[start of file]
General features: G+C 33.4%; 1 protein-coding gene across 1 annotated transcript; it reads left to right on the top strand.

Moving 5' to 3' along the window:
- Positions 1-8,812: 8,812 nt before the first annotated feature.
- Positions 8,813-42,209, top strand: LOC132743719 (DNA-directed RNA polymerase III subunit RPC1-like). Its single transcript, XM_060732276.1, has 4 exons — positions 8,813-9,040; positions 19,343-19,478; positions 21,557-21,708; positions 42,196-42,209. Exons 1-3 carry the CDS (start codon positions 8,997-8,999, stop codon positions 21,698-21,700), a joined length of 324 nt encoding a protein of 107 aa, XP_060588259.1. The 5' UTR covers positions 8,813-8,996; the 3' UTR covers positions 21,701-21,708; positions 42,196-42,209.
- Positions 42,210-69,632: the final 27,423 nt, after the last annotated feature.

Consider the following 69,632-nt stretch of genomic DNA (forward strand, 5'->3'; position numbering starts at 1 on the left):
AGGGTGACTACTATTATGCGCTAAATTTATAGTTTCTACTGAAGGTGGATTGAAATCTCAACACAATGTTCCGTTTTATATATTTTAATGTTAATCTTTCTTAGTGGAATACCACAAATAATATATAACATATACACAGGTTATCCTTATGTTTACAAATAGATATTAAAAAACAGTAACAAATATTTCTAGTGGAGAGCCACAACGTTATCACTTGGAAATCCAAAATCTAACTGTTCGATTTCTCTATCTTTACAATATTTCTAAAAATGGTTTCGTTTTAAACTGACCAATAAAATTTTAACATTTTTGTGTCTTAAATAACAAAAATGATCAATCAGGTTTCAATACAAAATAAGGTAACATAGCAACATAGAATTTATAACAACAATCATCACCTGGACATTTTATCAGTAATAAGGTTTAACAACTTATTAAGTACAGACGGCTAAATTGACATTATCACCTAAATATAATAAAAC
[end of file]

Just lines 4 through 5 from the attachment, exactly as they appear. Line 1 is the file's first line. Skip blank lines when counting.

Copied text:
- Positions 8,813-42,209, top strand: LOC132743719 (DNA-directed RNA polymerase III subunit RPC1-like). Its single transcript, XM_060732276.1, has 4 exons — positions 8,813-9,040; positions 19,343-19,478; positions 21,557-21,708; positions 42,196-42,209. Exons 1-3 carry the CDS (start codon positions 8,997-8,999, stop codon positions 21,698-21,700), a joined length of 324 nt encoding a protein of 107 aa, XP_060588259.1. The 5' UTR covers positions 8,813-8,996; the 3' UTR covers positions 21,701-21,708; positions 42,196-42,209.
- Positions 42,210-69,632: the final 27,423 nt, after the last annotated feature.